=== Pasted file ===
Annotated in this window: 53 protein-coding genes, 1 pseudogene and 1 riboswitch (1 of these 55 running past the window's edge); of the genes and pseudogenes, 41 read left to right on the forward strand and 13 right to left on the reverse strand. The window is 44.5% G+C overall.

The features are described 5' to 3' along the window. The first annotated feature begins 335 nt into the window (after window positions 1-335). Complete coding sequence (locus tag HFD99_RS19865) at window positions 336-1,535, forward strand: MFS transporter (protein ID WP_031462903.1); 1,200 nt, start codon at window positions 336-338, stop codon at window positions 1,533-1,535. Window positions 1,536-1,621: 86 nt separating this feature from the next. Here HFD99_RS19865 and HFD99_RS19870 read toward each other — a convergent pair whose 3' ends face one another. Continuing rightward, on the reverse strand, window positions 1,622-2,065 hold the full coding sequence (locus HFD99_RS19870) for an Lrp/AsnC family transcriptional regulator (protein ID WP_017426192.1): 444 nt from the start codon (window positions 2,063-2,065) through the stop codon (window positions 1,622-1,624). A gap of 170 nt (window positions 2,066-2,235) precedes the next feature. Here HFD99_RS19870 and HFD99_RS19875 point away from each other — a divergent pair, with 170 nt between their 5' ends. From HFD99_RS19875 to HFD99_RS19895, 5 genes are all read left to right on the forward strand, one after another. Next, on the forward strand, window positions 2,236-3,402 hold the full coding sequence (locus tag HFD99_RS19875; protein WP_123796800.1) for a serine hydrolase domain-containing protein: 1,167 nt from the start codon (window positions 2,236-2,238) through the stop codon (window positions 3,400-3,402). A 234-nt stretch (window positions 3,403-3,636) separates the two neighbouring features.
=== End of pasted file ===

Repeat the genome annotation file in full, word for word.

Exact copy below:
Annotated in this window: 53 protein-coding genes, 1 pseudogene and 1 riboswitch (1 of these 55 running past the window's edge); of the genes and pseudogenes, 41 read left to right on the forward strand and 13 right to left on the reverse strand. The window is 44.5% G+C overall.

The features are described 5' to 3' along the window. The first annotated feature begins 335 nt into the window (after window positions 1-335). Complete coding sequence (locus tag HFD99_RS19865) at window positions 336-1,535, forward strand: MFS transporter (protein ID WP_031462903.1); 1,200 nt, start codon at window positions 336-338, stop codon at window positions 1,533-1,535. Window positions 1,536-1,621: 86 nt separating this feature from the next. Here HFD99_RS19865 and HFD99_RS19870 read toward each other — a convergent pair whose 3' ends face one another. Continuing rightward, on the reverse strand, window positions 1,622-2,065 hold the full coding sequence (locus HFD99_RS19870) for an Lrp/AsnC family transcriptional regulator (protein ID WP_017426192.1): 444 nt from the start codon (window positions 2,063-2,065) through the stop codon (window positions 1,622-1,624). A gap of 170 nt (window positions 2,066-2,235) precedes the next feature. Here HFD99_RS19870 and HFD99_RS19875 point away from each other — a divergent pair, with 170 nt between their 5' ends. From HFD99_RS19875 to HFD99_RS19895, 5 genes are all read left to right on the forward strand, one after another. Next, on the forward strand, window positions 2,236-3,402 hold the full coding sequence (locus tag HFD99_RS19875; protein WP_123796800.1) for a serine hydrolase domain-containing protein: 1,167 nt from the start codon (window positions 2,236-2,238) through the stop codon (window positions 3,400-3,402). A 234-nt stretch (window positions 3,403-3,636) separates the two neighbouring features.